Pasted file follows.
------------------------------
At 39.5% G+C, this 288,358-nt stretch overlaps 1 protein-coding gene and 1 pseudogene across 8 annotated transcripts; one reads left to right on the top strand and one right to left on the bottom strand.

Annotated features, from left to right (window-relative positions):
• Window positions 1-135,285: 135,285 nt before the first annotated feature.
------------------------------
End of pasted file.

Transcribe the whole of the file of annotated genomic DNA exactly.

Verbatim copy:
At 39.5% G+C, this 288,358-nt stretch overlaps 1 protein-coding gene and 1 pseudogene across 8 annotated transcripts; one reads left to right on the top strand and one right to left on the bottom strand.

Annotated features, from left to right (window-relative positions):
• Window positions 1-135,285: 135,285 nt before the first annotated feature.